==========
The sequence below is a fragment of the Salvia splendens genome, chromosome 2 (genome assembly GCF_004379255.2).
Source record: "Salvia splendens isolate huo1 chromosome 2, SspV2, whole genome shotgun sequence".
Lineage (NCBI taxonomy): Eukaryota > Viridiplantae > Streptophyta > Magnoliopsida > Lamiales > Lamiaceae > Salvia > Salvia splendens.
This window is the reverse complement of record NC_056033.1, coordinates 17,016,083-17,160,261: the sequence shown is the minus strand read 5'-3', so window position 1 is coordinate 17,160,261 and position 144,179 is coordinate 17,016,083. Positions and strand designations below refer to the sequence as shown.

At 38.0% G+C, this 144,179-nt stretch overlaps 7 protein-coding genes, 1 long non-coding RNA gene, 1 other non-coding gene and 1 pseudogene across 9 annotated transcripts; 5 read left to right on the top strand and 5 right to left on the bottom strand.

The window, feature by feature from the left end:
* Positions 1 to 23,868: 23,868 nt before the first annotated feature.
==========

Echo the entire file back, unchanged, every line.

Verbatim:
The sequence below is a fragment of the Salvia splendens genome, chromosome 2 (genome assembly GCF_004379255.2).
Source record: "Salvia splendens isolate huo1 chromosome 2, SspV2, whole genome shotgun sequence".
Lineage (NCBI taxonomy): Eukaryota > Viridiplantae > Streptophyta > Magnoliopsida > Lamiales > Lamiaceae > Salvia > Salvia splendens.
This window is the reverse complement of record NC_056033.1, coordinates 17,016,083-17,160,261: the sequence shown is the minus strand read 5'-3', so window position 1 is coordinate 17,160,261 and position 144,179 is coordinate 17,016,083. Positions and strand designations below refer to the sequence as shown.

At 38.0% G+C, this 144,179-nt stretch overlaps 7 protein-coding genes, 1 long non-coding RNA gene, 1 other non-coding gene and 1 pseudogene across 9 annotated transcripts; 5 read left to right on the top strand and 5 right to left on the bottom strand.

The window, feature by feature from the left end:
* Positions 1 to 23,868: 23,868 nt before the first annotated feature.